Worker cooperatives have long been championed by anarchists, socialists, communists, Marxists, anti-capitalists, and post-capitalist types as a means to achieve worker-ownership and workplace democracy within capitalism. Not only does their internal structure of horizontal democratic decision making help to internally solve Hayek’s local knowledge problem, but, according to Democracy At Work,
[w]hen workers have a say in the business they work in, they are more invested and innovative. When given the choice, workers will self-invest in the business rather than paying high salaries for a select few. They will take collective pay cuts instead of making layoffs in an economic downturn. They will not vote to offshore their own jobs, or to pollute their own communities. By democratizing the workplace, the business will make choices that are for the benefit of the many, not the few.
Their biggest hurdle? Funding. So let’s explore three possible solutions that could be utilized individually or in combination: venture communism, cryptocurrency staking, and crowdfunding.
Venture communism is an idea proposed by Dmytri Kleiner and influenced by anarcho-syndicalist modes of organizing. It proposes the creation of venture communes to compete with venture capitalists. These venture communes, instead of providing startup capital in the form of cash in exchange for ownership stake, provide capital in the form of the means of production, buildings, and land in exchange for rent paid to the commune. This means that instead of compromising and creating a multi-stakeholder cooperative, the workers in each cooperative funded by the commune get to be 100% worker-owned and keep full control over the product of their labor as well as the profits derived from them.
And before you go complaining about the workers not owning the means of production in this scenario, that isn’t the case. Each venture commune is collectively owned by each and every member of the cooperatives it funds. This means that the rent they pay goes into a fund that they democratically control. Said fund can be used to fund other cooperative startups with excess profits being shared by all collectively. So workers own the means of production and the product of their labor and have a means to fund more worker cooperatives into existence. Even just two property-owning cooperatives joining forces could help to create and fund a venture commune. Even if they do not own the land and buildings they operate in, they can still collectively pool together their means of production and pay rent on that. Of course this model relies on the need for existing cooperatives to help fund the creation of new ones, but what do we do if we are starting from scratch?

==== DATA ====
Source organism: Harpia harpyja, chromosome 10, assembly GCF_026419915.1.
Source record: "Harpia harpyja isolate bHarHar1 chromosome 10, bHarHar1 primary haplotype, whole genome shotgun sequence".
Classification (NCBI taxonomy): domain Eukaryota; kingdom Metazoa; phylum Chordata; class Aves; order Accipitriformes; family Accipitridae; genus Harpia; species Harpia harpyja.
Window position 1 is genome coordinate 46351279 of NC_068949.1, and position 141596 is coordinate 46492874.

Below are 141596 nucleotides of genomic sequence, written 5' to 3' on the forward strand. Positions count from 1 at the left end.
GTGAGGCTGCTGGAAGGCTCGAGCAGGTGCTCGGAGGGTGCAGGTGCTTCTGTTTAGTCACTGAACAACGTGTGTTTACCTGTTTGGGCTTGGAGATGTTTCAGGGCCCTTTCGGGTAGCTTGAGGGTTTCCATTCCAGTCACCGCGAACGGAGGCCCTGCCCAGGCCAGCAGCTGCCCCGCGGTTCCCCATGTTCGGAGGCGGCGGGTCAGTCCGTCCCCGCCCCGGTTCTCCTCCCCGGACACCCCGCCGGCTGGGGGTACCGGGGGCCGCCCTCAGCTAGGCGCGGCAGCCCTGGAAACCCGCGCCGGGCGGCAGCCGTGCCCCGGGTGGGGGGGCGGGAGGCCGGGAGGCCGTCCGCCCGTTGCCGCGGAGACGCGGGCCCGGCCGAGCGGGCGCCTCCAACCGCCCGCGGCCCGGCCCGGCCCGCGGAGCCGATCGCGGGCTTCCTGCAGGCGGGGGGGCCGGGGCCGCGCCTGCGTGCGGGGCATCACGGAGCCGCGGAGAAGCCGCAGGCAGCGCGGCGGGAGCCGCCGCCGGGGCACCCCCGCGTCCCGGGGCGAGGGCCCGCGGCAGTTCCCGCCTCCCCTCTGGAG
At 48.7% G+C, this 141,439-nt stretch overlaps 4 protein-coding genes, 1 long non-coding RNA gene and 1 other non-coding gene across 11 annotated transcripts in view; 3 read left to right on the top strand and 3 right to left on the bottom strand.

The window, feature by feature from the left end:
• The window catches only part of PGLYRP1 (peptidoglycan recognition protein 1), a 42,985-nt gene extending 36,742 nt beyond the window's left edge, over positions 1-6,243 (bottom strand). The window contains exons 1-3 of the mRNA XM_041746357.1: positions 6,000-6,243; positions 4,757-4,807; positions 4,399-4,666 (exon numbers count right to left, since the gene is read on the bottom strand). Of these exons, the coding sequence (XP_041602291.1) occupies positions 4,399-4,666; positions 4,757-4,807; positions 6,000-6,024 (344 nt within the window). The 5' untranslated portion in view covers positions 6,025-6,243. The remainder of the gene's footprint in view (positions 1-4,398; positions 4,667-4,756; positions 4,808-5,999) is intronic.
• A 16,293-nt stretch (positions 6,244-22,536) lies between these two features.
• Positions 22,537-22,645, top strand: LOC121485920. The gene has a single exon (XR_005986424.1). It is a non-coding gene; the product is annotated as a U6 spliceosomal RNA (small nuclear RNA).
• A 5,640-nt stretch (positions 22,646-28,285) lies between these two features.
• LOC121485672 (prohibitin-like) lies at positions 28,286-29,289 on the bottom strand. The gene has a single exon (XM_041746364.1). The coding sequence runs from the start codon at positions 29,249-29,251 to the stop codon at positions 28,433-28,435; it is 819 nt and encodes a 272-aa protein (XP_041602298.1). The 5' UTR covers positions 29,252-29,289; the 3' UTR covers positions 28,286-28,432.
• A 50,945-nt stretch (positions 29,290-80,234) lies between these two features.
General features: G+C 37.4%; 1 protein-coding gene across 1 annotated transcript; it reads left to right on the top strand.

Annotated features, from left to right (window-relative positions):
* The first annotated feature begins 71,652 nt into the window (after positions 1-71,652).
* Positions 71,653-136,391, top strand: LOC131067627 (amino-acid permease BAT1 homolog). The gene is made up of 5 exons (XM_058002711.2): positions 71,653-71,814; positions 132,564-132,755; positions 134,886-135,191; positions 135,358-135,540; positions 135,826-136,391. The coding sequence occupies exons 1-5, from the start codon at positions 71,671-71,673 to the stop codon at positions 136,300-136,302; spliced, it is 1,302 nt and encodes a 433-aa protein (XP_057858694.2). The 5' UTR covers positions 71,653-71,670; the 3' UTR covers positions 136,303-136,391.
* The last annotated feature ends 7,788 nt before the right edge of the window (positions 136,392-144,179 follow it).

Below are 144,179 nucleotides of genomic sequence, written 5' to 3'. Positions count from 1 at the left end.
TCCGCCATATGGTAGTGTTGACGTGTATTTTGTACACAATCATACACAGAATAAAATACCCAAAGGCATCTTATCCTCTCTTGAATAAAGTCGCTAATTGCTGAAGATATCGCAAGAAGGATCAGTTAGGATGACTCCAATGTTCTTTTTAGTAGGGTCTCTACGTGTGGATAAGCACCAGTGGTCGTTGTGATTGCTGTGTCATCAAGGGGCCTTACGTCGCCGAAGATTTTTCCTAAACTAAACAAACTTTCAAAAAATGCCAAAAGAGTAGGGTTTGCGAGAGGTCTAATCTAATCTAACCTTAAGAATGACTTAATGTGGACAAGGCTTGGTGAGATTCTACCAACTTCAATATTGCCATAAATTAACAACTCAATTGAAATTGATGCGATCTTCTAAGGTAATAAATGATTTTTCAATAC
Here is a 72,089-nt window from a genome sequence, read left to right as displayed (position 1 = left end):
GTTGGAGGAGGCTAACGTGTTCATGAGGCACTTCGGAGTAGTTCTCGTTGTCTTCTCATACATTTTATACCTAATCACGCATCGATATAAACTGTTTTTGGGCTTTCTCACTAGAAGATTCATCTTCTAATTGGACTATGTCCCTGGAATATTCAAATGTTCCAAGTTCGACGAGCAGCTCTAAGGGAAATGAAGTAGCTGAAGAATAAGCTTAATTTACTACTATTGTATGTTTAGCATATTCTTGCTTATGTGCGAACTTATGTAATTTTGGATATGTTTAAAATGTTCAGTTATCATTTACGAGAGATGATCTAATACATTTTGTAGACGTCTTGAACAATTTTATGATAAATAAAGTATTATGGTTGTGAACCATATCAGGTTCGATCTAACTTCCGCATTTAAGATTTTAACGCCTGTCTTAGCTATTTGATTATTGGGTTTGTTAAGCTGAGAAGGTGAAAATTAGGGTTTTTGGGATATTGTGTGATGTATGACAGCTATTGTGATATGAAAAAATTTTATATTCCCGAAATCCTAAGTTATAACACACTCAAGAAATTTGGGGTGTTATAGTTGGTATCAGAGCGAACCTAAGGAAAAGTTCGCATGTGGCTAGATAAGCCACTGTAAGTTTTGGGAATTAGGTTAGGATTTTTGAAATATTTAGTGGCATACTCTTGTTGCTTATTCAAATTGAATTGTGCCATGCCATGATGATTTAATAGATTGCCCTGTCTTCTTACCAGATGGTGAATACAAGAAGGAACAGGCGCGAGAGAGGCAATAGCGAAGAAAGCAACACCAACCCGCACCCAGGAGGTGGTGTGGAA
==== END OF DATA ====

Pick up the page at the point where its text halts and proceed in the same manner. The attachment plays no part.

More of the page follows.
This is where we can look towards the model provided by Breadchain. Breadchain is a collective federation of decentralized cooperatives. Members purchase BREAD with the stablecoin DAI. That DAI is then collected into an interest bearing AAVE lending pool with 100% interest earned automatically returning to the Breadchain in order to fund the cooperatives in the Breadchain Network. Members can retrieve the DAI they contributed at any point by trading in their BREAD, meaning that members can fund cooperatives purely off of interest without losing access to the funds staked. This allows people without much money to spare to still contribute money towards the creation of worker cooperatives without having to spend a single cent in the longrun, making it easier for working class folks to fund projects they wish to support. Pool together enough interested people, write up a similar smart contract, stake some cryptocurrency, and build up enough funding to start a cooperative together. But what if you don’t have the funds to stake on a project in the first place?
That’s where good old-fashioned crowdfunding comes to the rescue. Sites like comradery.co offer cooperative-focused crowdfunding services. Whip together a decent campaign with some fun perks for those who donate, anything from diy screenprinted shirts and patches to proof-of-donation NFTs, and promote the hell out of it. Partner it with a good promotional campaign and soon you’ll have enough money to kickstart your cooperative with enough leftover to stake some cryptocurrency for sustained funding. Pretty soon you’ll have a network of cooperatives ready to form a venture commune and build up the cooperative agora. Here’s our chance to seize the means. Go forth and prosper.